The aim of the Plan is to set shared objectives for action and agree on ways to promote the child’s individual development, learning and well-being in a systematic and goal-oriented manner.

This is why the Plan is in the first place a pedagogical plan and serves as a tool for designing a pedagogical activity. The Plan itself is discussed at a pre-scheduled meeting together with the child and the child’s guardians. Both, the educators and the child’s guardians, prepare for the discussion meeting and make their notes in the blank copies of an individual ECEC Plan prior to the meeting.

What is inside the individual ECEC Plan then? The Plan supporting the implementation of the national Core Curriculum for ECEC is not about describing what the child is like (e.g., smart, kind, aggressive), or merely ticking the child’s skills in the developmental milestones chart (e.g., can balance on one foots, cannot feed self). Instead, together with the child’s guardians we discuss the child’s strengths and successes and how they are taken into consideration in terms of action.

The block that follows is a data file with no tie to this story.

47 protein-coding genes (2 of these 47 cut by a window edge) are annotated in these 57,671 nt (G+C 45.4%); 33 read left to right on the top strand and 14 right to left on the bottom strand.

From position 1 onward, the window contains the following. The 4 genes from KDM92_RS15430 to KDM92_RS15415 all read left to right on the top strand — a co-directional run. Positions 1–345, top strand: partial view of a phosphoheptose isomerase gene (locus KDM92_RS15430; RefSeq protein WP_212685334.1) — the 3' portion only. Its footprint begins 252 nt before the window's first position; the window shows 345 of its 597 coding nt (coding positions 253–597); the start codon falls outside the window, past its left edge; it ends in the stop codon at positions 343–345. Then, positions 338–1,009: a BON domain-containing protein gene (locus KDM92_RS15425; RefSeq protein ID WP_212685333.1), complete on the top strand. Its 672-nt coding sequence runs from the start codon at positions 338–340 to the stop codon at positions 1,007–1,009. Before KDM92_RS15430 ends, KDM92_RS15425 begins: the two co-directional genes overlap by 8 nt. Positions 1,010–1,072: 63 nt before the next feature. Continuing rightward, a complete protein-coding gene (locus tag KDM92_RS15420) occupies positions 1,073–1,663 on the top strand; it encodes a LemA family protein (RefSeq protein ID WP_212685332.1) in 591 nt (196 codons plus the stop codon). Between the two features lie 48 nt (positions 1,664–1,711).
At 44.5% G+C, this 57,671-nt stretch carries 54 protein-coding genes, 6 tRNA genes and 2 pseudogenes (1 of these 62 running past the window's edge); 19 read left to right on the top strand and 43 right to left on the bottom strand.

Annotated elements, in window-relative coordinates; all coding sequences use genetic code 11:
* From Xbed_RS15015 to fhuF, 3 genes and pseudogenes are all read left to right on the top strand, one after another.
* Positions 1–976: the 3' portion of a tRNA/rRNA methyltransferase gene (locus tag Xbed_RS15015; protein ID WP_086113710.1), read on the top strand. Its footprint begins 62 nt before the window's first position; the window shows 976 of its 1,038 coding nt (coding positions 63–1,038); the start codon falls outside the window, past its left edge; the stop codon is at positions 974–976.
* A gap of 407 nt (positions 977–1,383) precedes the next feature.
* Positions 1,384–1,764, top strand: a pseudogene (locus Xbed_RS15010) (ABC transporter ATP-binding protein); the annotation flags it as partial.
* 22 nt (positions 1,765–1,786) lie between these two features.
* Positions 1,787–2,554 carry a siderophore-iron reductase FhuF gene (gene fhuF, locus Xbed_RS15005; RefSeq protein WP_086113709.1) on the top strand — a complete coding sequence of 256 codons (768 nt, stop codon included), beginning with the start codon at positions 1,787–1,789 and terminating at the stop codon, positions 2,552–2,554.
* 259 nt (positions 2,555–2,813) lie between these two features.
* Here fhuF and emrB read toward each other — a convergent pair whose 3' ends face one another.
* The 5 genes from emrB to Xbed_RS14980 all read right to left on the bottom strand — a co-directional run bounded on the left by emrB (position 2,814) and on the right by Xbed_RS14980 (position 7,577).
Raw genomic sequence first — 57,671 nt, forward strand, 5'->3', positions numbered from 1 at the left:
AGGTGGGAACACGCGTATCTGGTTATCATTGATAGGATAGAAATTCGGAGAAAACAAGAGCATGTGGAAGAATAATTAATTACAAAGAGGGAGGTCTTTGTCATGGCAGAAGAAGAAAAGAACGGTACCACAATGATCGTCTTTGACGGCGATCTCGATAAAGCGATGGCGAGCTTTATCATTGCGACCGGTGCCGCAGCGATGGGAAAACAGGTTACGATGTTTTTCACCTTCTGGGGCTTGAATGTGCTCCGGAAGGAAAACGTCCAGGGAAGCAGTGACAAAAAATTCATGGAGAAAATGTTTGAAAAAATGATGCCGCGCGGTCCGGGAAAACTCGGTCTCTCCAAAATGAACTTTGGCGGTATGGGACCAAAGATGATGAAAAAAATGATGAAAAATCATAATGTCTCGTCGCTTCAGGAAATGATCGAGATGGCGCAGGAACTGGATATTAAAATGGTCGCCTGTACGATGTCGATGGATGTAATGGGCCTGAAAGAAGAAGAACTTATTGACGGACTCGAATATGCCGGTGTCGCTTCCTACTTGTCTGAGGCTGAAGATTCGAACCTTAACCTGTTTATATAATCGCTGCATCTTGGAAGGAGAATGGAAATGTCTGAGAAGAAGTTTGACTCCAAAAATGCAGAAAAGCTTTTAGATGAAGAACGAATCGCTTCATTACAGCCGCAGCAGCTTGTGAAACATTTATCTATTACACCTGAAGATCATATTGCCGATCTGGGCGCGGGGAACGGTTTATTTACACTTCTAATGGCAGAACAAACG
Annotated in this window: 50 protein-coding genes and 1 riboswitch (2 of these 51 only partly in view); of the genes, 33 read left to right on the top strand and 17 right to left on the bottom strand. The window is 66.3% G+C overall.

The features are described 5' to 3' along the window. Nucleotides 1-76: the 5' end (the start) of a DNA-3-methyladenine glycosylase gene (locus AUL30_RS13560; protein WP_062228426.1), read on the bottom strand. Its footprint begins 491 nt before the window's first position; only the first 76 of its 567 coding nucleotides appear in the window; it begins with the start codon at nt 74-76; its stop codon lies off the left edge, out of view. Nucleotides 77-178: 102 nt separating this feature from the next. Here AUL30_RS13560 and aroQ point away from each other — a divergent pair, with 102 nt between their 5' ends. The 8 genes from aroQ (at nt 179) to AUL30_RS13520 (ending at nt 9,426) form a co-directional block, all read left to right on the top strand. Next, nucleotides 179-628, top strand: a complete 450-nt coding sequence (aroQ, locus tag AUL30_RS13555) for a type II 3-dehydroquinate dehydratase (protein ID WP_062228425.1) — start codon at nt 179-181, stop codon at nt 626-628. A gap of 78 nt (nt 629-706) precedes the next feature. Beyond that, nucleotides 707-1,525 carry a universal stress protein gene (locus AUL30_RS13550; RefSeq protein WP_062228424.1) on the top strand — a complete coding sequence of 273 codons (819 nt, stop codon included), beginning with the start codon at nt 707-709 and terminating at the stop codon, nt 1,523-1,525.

Here is an example: Roosa is able to recognize and name own feelings. She has learnt a breathing technique to calm down when upset or frustrated. Roosa’s father tells us that she uses the technique at home too. At the daycare, we take emotional intelligence aspects into consideration when planning group activities.

We both, the educators and the child’s guardians, closely observe, listen to the child, notice what ideas, interests and opinions the child conveys through their action or formulates verbally. When taking the child’s perspectives in the Plan, we emphasise the child’s agency in learning.

Discovered strengths and interests serve as the basis for setting the objectives that are significant for the child’s well-being and learning. They do not only give us a lot of information on the child’s emerging skills that need advancement but also on the child’s resource that can be utilized in practicing new skills.

Importantly, the objectives are not articulations of our expectations for the child to reach. The objectives have to specify what action the educators and child’s guardians take to support the child’s development in the desired direction.

For example: Because Saara is eager to learn new words, we will help her grow vocabulary and invite her to use new words in suitable situations and experiences. We have agreed with her guardians that we share practical ideas and their impact with each other on a regular base.